Painting the Sky

Page 09 / 14



IF you make a practice of painting the sky every morning with I the regularity that you take your bath, you will find at the end of six months that you know something of its variations. Perhaps the most convenient medium for this purpose is watercolour or pastel, but do them in oil by all means if you can, though the time lost in setting your palette robs you of the limited time you have at your disposal, for the clouds are changing every moment. Half-an-hour is sufficient, for I do not want you to make the practice a fag, or to take too much of the energy you must reserve for your ordinary work. Therefore, if you devote the half-hour immediately before breakfast to this purpose, you will find it the most convenient time of the day. Be sure you draw your sky, and if you cannot finish it in the limited time, paint that part which is interesting. You can take a few notes in writing on your paper or your panel, as the case may be, of the characteristics you have not caught. They, with the bit of colour, will be most useful. Apart from their use as studies, you will find that the practice will widen your knowledge of what is likely to happen under certain atmospheric conditions. Do not forget to date your sketches and note the hour, and the direction and strength of the wind. If you paint a clear blue sky, you make a study of its tone and gradation, its warmthr coldness. ness. Or you may have one of thin high cirrus, where the detached cloudlets float miles above you, interesting individually, and still more interesting in their aggregate. You may note how they are lit, and how far the light impinges upon their edges, or influences the effect of their density, as shown by their opacity or otherwise. You may watch a wandering piece of cumulus moving at a lower altitude under the influence of a different current of air, and you will see how advantageous its form is in contrast with the mottled appearance of the cirrus. You will see the interesting phenomenon of one cloud passing under the shadow of another which has just intervened between it and the sun ; and as it clears itself from its eclipse, you will note the revelation of its modelling by the contour of its shadow.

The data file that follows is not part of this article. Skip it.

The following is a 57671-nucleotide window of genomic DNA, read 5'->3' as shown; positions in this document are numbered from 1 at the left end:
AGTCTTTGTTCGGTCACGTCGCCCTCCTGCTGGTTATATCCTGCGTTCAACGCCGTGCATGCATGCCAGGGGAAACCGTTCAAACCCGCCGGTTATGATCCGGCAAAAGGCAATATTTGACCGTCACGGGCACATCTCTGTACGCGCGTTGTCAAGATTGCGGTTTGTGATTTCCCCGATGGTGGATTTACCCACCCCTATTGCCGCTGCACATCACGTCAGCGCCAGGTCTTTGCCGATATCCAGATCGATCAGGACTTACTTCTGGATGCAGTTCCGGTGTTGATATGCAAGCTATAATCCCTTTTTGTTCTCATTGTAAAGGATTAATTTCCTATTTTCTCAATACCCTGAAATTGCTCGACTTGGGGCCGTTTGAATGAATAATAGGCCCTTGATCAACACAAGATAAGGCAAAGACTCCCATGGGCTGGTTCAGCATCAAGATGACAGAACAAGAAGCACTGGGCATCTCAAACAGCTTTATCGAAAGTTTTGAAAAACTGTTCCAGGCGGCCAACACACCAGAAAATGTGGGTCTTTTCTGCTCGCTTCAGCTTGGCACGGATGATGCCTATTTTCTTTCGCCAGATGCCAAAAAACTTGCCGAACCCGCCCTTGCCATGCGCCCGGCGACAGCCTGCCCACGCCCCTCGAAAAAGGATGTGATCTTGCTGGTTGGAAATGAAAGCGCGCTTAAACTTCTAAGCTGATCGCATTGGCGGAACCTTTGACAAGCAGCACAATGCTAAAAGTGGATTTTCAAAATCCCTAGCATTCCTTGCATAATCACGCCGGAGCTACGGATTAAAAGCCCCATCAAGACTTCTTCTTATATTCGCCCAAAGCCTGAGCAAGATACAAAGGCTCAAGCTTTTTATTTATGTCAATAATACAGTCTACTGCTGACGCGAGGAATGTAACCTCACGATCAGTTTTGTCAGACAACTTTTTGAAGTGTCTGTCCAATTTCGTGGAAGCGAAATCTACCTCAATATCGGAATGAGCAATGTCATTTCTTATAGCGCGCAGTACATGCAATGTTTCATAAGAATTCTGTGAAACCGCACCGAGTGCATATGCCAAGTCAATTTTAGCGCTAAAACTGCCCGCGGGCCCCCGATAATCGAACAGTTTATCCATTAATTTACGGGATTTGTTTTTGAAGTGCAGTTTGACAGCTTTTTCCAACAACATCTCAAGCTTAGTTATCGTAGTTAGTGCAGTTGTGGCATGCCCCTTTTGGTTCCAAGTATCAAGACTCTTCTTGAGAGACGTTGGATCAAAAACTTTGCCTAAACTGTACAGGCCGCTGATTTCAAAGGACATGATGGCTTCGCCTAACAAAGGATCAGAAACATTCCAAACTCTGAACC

You may find one morning high masses of cumuli, such as we see after rain, moving slowly and majestically across the sky, towering up and up, till their tops outvie the highest mountains, you will note their form and movement, their edges defined against the blue by a line which is felt rather than seen, giving them, with the shadow on the opposite side from the sun, their rounded forms. How nobly they sail across the sky, or, on a hot day, hang tranquilly in that ineffable blue which is so difficult to paint. You observe the distances between these masses; you see the perspective of one great cloud behind the other, how they slowly approach, till at length they form a great spectacle of white and soft grey. Through their interstices you get a glimpse of the blue, made many times more intense by its isolation. As the day grows to noon, they pass along their celestial path till, in the evening, they shelter themselves on the line of the extreme distance, where the low sun lights them with his effulgent glory. Above the belt of long strata they lie, gradually changing from grey to gold, from gold to purple as the sun's rays slant upwards from behind, and gloom rests upon the purple hills. It is absorbing thus to watch a sky from dawn to sunset (say in September when the days are short enough to do so), and one may profitably devote a whole day to the study when the sky is particularly interesting. In the sketches I have given you facing page 90, you will see that they all represent the same scene, but in different aspects, from dawn to sunset, and they illustrate not only what may be made of a common. place subject by the selection of an effect, as I have stated elsewhere, but the enormous importance of the relation of the sky to the landscape.